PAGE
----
Now lets say the spinning thread uses a hardware transaction to wait. Assuming Haswell-like hardware, the contending thread would execute an XBEGIN instruction to start the transaction, and then load the lock word. If the lock word is LOCKED, then the transaction simply enters a tight loop, where the only exit from the loop is via abort. If the lock word happened to contain UNLOCKED then the transaction can try to acquire the lock with a store of LOCKED followed by a COMMIT instruction. In that case we're done and the thread has acquired ownership. The case where we spin in the transaction is more interesting. The transaction will have issued a load on the lock word, so the line is in local "S" state. The store used by the owner to subsequently drop the lock will cause the line underlying the lock to be invalidated in the spinning thread's local cache. This causes an abort. After the abort, the contending thread can try an atomic compare-and-swap to acquire lock. This will typically transition the cache line from I to M by virtue of an RTO coherence operation. Note that we've saved the intermediate RTS operation by spinning in this manner, so, even absent TXPAUSE, it can be useful to use transactions to wait for values in memory to change. (As an aside, ignoring the use of hardware transactions, MOESI protocols are much more tolerant of spin locks than are MESI systems).
See also US20100169895.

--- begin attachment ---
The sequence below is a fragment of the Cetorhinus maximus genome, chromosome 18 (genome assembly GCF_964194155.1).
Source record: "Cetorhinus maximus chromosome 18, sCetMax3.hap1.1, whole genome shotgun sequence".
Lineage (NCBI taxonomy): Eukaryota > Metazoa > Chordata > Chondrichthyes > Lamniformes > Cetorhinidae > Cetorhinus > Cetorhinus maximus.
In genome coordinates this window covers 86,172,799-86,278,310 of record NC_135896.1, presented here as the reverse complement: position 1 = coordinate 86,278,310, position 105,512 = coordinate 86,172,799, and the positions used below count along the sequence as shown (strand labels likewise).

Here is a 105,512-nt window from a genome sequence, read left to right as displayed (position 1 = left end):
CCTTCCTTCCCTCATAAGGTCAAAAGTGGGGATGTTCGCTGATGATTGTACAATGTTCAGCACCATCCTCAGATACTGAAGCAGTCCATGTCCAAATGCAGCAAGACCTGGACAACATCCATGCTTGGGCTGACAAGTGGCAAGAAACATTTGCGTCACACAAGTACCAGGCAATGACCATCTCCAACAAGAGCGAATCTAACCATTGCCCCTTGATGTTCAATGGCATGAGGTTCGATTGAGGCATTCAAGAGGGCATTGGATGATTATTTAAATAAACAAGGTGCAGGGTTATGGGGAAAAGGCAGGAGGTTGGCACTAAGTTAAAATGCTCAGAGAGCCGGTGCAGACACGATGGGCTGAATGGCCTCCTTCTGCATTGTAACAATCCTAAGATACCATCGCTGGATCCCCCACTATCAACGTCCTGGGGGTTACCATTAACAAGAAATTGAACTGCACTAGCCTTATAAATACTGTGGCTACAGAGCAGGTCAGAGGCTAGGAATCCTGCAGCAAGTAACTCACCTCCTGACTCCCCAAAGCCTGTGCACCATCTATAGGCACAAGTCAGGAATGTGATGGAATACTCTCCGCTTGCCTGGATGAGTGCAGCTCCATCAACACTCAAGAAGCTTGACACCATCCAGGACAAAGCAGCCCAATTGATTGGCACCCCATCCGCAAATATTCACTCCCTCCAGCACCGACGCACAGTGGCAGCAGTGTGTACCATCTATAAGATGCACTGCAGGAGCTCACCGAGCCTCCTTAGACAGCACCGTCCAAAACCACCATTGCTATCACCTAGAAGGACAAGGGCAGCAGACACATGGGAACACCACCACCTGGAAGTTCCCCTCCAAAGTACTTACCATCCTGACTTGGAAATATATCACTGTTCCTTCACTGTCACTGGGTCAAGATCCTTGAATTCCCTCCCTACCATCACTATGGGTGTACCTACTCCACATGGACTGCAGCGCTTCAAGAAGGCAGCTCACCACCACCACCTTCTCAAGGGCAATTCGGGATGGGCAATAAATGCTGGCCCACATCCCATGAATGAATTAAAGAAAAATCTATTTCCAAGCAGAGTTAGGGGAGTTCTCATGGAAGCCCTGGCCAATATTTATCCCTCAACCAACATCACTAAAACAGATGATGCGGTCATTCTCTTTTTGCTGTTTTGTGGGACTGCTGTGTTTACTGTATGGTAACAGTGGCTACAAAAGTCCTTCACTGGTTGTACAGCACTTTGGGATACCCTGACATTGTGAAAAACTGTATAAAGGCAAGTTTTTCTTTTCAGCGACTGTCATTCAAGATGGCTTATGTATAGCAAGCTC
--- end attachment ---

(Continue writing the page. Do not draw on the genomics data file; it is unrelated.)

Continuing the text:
Keywords: Hardware Transactional Memory; HTM; Haswell; RTM; TSX; spin lock; busy-wait
On the topic of new instructions, it might be useful to have a selective memory fence instruction that specified prior and subsequent addresses. Currently we might write "ST A=1; MEMBAR StoreLoad; LD B". A selective fence would allow us to write "ST A=1; MEMBAR StoreLoad A, B; LD B;" The selective fence would ensure that the store to A was visible before the fetch of B, but without imposing full store-load barrier semantics for all accesses. A degenerate form might be expressed as "MEMBAR A" which would specify that all subsequent (in program order) accesses to A would be visible before any subsequent memory accesses. On a simple in-order processor with a store buffer, "MEMBAR A" could simply wait while an address matching "A" appear in the store buffer. When A finally drained out to visible & coherent space, the MEMBAR would complete. It's possibly such selective fences might give the CPU designers more latitude to improve performance.